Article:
I like this one. Its like we (writers on the ranch) are taking a break, gathering at the table to have a meal together.

    Burnspots by Elliott Lyngreen

    Sneak the narrow path between the neighbor’s garages as a squirrel crashes off branches to triplex above.

    Another squeezes hiding behind space under the shredded portion of tarp that meets the old garage slab; where the disease-ridden boat sits.

    While a different cousin crouches up the jutted back of the kitchen; I am slinking past its open back door, that warm aroma – burnspots of homemade tortillas.

    I see another cousin duck into the broken bricks, gapped, behind shriveled yews, hear his palm slap the chalky capstone off the front porch; and shout limitless to the curbless sideroads, “JAIL-BREAAAAAKK!!!”

    • Your neighborhood is not so different. I was right there with you and your cousins, playing outside while inside that comfort food is being prepared by the mothers and aunts.

    • Charli Mills says:

      Elliot, I think that’s the ultimate comfort — gathering around the table. I’m glad we can do that here in a writing sense! Burnspots — oh, yes! What a clever focus for building the remembrance of games with cousins while tortillas were on the griddle inside. Great flash.

      • Kamaal (sp.) … we use a kamaal. Kamal? A flat cast iron pan. Im sure its the same. Idk i was outside playing yes. Im just kicking myself i forgot to use that word & detail in my flash.

        Mmm could u pass the dessert please =]

      • Charli Mills says:

        Sounds similar to the cast iron we used, and I still have a couple tucked away in storage. One was just for flapjacks. Mmm, yes dessert! I think there’s a lava cake here somewhere…! And cheese.

      • This post is making me hungry!! Like when i used to watch cooking shows cuz in the ancient precable-preinternet days… when whatever i was eating never seemed satisfying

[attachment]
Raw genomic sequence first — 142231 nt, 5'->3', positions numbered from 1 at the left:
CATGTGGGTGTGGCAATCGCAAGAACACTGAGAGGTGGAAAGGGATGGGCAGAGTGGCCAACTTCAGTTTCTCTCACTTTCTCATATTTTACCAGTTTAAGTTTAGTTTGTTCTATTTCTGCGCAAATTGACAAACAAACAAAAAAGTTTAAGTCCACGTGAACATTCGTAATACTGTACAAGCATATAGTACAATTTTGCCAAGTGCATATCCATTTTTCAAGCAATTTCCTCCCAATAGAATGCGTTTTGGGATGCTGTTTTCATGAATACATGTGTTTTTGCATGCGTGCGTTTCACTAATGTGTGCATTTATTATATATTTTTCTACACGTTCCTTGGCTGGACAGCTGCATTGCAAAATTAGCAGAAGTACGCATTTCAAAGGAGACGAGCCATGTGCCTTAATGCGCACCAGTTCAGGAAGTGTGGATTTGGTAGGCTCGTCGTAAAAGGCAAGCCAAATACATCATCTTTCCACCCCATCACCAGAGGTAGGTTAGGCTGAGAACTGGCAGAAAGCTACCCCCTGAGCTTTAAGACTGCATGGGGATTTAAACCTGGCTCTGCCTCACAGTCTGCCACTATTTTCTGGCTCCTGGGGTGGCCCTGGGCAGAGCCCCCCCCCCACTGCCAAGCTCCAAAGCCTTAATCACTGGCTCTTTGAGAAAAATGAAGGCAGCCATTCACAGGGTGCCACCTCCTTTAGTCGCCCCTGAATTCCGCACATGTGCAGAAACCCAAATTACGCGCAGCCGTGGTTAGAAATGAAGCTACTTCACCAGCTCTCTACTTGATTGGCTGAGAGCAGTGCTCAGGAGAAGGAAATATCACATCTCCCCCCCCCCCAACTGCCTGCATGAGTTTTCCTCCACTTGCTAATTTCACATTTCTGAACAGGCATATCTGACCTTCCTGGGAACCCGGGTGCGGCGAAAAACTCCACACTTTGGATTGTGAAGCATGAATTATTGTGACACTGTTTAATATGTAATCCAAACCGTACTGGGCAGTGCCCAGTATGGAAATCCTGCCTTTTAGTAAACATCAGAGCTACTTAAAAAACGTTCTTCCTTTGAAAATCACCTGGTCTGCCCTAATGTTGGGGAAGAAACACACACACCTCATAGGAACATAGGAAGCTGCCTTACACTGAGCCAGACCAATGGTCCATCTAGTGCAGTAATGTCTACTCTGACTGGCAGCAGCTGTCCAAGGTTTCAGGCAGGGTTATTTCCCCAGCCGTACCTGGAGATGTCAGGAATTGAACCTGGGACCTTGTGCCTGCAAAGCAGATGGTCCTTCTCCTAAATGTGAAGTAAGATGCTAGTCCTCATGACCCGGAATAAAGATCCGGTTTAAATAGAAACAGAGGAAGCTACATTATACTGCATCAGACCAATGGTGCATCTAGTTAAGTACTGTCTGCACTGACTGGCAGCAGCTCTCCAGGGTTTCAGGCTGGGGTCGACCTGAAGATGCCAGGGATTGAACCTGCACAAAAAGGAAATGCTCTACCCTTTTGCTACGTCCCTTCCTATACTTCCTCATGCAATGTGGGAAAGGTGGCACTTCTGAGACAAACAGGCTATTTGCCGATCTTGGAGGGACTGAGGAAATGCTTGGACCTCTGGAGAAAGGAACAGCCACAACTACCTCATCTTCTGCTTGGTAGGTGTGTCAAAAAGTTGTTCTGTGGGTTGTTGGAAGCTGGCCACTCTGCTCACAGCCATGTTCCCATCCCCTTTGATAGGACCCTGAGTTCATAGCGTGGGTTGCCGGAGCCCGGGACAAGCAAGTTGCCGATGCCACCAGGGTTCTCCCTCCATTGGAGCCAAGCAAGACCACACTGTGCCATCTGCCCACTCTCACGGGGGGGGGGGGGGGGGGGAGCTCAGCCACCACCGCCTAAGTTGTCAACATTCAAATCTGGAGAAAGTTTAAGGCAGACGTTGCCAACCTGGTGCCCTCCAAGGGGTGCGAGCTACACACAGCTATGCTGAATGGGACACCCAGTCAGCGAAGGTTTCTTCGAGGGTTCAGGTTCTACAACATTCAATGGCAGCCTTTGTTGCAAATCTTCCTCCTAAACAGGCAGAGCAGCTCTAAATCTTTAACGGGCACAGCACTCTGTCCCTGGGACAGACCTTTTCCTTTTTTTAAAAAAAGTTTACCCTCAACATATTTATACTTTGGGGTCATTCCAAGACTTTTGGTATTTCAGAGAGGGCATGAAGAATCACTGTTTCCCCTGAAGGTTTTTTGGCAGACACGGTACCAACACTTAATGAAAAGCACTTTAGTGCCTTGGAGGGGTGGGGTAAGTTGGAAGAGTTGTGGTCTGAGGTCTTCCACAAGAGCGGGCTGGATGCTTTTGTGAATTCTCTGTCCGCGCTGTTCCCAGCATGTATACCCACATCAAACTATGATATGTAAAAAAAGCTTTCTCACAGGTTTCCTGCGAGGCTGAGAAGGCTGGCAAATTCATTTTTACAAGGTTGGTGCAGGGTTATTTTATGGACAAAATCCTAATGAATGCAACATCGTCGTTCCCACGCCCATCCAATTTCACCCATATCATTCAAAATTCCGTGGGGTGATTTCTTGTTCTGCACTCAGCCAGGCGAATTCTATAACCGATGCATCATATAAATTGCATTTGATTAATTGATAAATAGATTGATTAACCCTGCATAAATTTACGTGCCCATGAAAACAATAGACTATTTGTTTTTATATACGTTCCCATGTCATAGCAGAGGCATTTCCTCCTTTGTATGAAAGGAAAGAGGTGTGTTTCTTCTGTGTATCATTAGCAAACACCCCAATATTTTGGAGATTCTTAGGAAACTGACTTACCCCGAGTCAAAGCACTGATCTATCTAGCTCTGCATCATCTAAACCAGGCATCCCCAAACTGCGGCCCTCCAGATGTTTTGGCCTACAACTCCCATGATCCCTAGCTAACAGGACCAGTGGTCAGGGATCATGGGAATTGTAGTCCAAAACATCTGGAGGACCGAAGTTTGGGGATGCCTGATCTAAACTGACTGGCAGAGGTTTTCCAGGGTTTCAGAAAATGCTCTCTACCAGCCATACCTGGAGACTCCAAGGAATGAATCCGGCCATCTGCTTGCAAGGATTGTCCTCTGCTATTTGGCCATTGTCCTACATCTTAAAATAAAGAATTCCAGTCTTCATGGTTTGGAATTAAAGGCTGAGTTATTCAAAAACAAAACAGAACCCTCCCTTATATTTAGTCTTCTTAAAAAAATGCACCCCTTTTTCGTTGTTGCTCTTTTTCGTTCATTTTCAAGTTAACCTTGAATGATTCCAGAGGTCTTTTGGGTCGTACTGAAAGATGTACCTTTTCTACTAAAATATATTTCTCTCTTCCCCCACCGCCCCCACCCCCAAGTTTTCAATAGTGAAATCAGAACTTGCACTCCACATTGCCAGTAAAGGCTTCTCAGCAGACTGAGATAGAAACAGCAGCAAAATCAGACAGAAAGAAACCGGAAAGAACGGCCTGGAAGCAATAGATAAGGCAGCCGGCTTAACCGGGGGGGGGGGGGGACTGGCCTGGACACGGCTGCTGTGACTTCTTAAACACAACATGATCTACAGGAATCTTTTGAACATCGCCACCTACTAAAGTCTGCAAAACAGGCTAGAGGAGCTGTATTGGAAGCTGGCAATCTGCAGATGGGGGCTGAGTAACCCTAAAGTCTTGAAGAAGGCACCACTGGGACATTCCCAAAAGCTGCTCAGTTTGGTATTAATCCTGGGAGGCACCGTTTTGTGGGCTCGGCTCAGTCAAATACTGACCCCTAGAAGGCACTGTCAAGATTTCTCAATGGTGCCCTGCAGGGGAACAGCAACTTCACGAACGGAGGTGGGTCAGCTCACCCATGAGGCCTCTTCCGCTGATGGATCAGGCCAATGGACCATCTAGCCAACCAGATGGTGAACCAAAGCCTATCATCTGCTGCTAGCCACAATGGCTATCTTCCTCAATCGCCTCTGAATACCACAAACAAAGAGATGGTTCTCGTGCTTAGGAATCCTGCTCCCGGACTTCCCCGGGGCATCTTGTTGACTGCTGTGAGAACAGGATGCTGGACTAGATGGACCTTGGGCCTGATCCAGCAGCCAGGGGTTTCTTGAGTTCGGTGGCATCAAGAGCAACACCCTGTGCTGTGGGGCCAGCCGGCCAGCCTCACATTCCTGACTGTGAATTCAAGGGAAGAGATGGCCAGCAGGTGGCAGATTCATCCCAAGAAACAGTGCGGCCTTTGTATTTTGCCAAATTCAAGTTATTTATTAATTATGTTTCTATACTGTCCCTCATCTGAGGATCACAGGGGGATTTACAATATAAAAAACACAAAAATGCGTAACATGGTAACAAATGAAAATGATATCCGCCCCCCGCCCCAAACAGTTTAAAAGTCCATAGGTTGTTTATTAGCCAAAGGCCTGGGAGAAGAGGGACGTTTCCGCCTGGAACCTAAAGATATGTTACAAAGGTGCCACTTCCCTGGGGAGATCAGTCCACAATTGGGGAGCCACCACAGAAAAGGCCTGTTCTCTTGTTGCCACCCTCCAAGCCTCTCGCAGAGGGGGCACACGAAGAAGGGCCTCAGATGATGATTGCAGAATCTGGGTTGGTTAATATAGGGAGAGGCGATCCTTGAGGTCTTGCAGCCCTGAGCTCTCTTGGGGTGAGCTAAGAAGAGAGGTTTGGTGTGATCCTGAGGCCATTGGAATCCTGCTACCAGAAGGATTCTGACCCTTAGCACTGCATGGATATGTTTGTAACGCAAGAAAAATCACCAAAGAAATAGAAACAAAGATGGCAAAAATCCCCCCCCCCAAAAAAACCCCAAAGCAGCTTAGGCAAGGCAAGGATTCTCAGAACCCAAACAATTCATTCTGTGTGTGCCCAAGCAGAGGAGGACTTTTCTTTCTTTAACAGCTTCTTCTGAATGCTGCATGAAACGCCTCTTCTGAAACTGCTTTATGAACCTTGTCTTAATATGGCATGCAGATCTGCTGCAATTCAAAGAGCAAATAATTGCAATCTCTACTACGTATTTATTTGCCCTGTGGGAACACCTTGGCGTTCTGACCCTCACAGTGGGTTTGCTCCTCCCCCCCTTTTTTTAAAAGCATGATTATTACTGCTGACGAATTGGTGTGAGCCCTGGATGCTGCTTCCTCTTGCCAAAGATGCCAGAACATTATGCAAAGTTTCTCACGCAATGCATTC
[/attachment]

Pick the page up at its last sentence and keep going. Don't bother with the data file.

19. Hi All
    It has been a long week for my family and I……with a positive-ish outcome. Surprisingly I was taking stock of the little things we take for granted as I sat beside my son’s hospital bed.
    Though I’d share my 99 words worth ……..
    Take care xxx

    • Charli Mills says:

      Oh, I’m hopeful to hear it’s been a positive-ish outcome, but not many seats worse than by a hospital bed. Sometimes the comfort food we need it that of the touch and presence of others. Thank you for sharing a difficult moment, and may the writing of it bring some measure of comfort as well.

  20. […] Written in response to Carli Mills 99-word flash fiction challenge with the theme of comfort food. […]

  21. Here’s my little offering for this week, Charli. 😀

    Hope it doesn’t make anyone’s eyes water.

  22. So much to chew on here. (Sorry…couldn’t help it.) I guess I grew up on “poor food”, too. Never really thought about it. But I’ve thought a lot about comfort food in my life! 😉

    P.S. The art sounds stunning (though the selling of it a bit heart-breaking).

  23. […] Mills gives us an unusual prompt this week In 99 words (no more, no less) write a story about comfort food. How can this familiarity […]

  24. gordon759 says:

    Here is my contribution, yet another historical tale.

    An Uncomfortable Meal

    Everyone else was asleep but he couldn’t settle.
    “What had he eaten?” He felt uncomfortable.
    His companions had caught the bird, a Rhea, a flightless bird that was good eating, but there was something wrong. He looked at the scraps that were left, then he saw it, the legs were the wrong colour!
    He scrabbled around for what hadn’t been eaten, the head, wing, legs and feathers, but it was enough, it was a new species. In London they were impressed, perhaps this young man would make other discoveries, now they would honour him by calling it – Darwin’s Rhea!